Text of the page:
CRE Experts See Opportunities Ahead

Despite the muddy capital markets picture, panelists at CBRE Investment Management’s press luncheon were largely upbeat about fundamentals.

Experts at CBRE Investment Management’s first annual press luncheon were optimistic about the state of commercial real estate investment and development in 2024 and beyond, even in the face of longstanding secular challenges that numerous asset classes face.

Economic outlook: Soft landing entirely possible

Despite the decades-high interest rates, CBRE Global Chief Economist Richard Barkham was bullish about both the economy’s prospects and its impact on asset class fundamentals. Pointing to the more than threefold decline in core inflation, Barkham sees a soft landing as “very much in the cards.”

Additionally, government spending and containment of the successive bank failures in March of 2023 helped further stimulate the economy. In the same vein, legislation such as the CHIPS and Inflation Reduction Acts have spurred a great deal of construction activity and investment, and trickled into the “resilience of the consumer,” through the development of projects such as chip fabrication and electric vehicle production plants, Barkham explained.

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But how does all of this affect commercial real estate asset performance in real time? Highlighting five consecutive quarters of positive net absorption in the industrial and retail sectors, Barkham believes that the “discourse focuses on office, but for the majority of sectors, the fundamentals are positive.” Speaking of office, Barkham also pointed out the fact that 80 percent of office properties remain income-producing.

For capital markets, however, the business appears to already be in a recession, going back to the middle of 2022. Total transactions in 2023 fell by 52 percent year-over-year to $81 billion, according to the firm’s internal data. Pointing to the roughly $2.2 trillion in refinancing loans that are maturing before 2028, Barkham believes that “the next 24 months are going to be tricky,” especially as some lenders, such as regional banks, have all but exited the market. The office sector in particular is likely to suffer further as more properties come under distress. “Some capital is available, but some losses are going to be incurred by owners and lenders of office real estate,” Barkham added.

Still, the interest rate cuts likely to take place later this year should cause capital markets to experience a “slow revival,” according to Barkham.

Industrial’s vintage year

Despite the high costs and oftentimes undesirable available capital, secular, intangible changes impacting numerous commercial asset classes still make them strong investments, even in the current rate environment. For industrial, the construction of technologically advanced logistics space is a must, given escalating geopolitical tensions and environmental risks. “We not only need more logistics stock, but modern, efficient stock,” capable of meeting the just-in-time delivery needs of American consumers and businesses, explained Shane Taylor, the firm’s Americas head of research.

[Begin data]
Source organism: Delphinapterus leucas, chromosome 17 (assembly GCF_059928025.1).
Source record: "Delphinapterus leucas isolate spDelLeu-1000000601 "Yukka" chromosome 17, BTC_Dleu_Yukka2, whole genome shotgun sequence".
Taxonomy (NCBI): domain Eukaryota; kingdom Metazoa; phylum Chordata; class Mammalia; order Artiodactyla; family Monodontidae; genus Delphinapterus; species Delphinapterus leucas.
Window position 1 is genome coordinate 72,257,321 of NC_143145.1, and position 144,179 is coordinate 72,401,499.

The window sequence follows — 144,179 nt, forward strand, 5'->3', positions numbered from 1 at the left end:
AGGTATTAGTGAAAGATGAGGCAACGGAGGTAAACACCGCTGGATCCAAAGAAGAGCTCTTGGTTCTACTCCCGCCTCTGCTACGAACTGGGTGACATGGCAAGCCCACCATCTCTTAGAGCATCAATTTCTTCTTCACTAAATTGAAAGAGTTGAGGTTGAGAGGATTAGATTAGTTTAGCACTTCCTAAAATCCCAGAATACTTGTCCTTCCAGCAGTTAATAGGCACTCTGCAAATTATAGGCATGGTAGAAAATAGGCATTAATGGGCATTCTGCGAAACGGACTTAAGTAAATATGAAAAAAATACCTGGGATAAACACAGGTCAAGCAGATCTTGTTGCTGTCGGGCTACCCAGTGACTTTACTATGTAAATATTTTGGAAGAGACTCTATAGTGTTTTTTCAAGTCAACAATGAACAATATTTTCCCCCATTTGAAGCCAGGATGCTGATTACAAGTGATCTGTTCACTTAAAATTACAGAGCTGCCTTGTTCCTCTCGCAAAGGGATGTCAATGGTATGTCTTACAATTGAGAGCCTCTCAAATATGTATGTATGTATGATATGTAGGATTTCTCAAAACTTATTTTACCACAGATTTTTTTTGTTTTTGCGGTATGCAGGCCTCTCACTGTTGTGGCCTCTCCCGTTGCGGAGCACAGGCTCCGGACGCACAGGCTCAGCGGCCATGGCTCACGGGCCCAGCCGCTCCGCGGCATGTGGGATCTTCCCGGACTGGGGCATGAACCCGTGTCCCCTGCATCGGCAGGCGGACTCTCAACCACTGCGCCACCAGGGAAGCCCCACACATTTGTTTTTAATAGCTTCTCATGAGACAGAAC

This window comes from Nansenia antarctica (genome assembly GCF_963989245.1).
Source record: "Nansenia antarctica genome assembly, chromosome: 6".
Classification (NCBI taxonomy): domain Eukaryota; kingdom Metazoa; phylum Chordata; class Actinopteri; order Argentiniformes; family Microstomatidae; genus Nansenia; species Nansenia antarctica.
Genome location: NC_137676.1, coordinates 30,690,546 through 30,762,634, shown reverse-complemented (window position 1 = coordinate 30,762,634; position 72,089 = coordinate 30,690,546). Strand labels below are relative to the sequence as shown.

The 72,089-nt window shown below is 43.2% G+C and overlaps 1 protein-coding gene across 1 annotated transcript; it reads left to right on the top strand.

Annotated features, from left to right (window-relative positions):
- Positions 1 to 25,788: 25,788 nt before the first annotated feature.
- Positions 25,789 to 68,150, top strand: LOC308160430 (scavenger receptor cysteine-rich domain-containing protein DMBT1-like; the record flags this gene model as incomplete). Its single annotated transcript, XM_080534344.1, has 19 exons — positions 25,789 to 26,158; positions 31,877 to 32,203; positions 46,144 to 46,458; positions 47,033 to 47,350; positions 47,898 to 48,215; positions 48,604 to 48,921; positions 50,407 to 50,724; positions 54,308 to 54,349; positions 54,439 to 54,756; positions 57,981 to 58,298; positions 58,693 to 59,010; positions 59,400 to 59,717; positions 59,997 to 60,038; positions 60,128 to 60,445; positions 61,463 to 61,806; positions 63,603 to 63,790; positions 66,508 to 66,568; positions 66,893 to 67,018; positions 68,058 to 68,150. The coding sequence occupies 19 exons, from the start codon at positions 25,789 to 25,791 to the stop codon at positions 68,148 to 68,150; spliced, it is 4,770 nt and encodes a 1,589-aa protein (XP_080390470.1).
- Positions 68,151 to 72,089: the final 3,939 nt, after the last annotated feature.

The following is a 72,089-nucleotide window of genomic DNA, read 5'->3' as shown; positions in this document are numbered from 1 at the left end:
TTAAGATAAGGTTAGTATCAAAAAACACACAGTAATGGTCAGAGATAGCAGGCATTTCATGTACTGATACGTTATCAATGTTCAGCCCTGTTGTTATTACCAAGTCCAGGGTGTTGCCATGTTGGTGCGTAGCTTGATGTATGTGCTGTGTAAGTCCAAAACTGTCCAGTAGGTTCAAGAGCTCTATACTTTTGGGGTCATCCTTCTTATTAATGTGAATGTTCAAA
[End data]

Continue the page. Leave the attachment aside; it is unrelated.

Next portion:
Larissa Belova, managing director of U.S. Core Strategies views industrial as a core asset, giving the significantly rising rents, “robust leasing activity” and “tremendous desire to invest” despite “distress in the capital stack.” “It’s going to be a great vintage, and we are at the beginning of the next supercycle,” Belova added.

Innovations and disruptions

On the development end, this desire to meet demand is easier said than done. The industrial sector, as Taylor observed, is “poised for a lot of disruption,” given technological overhauls in infrastructure, robotics and amenities. Moreover, the average age of an industrial property in the U.S. is 40 years, according to Mary Lang, head of Americas direct logistics strategies & portfolio manager.

With this in mind, “the greatest amenity going forward is going to be the availability of power,” given the fact that most facilities require 8 amps at a minimum to power material handling systems and robotics, to say nothing of electric vehicle chargers. Lang believes that the solution lies in the implementation of solar panels and on-site battery storage, which not only increase energy efficiency and accommodational capabilities but their resiliency as well. For upscaling to 8 amps, “You can’t just call a utility,” Lang observed.

Industrial demand is not the only trend influencing a major technical overhaul of the built world and its surroundings. Equally important to the volume and delivery of energy for new facilities and others is its sustainability and impact on the environment.

Steve Dowd, chief investment officer of private infrastructure strategies, sees a widespread transition toward a digital economy as motivating an “energy transition toward decarbonization and electrification,” a necessity given large-scale development of data centers, mobile phone towers and fiber networks. “Nobody is building a coal plant in the developed world, and corporations want clean power,” Dowd concluded.

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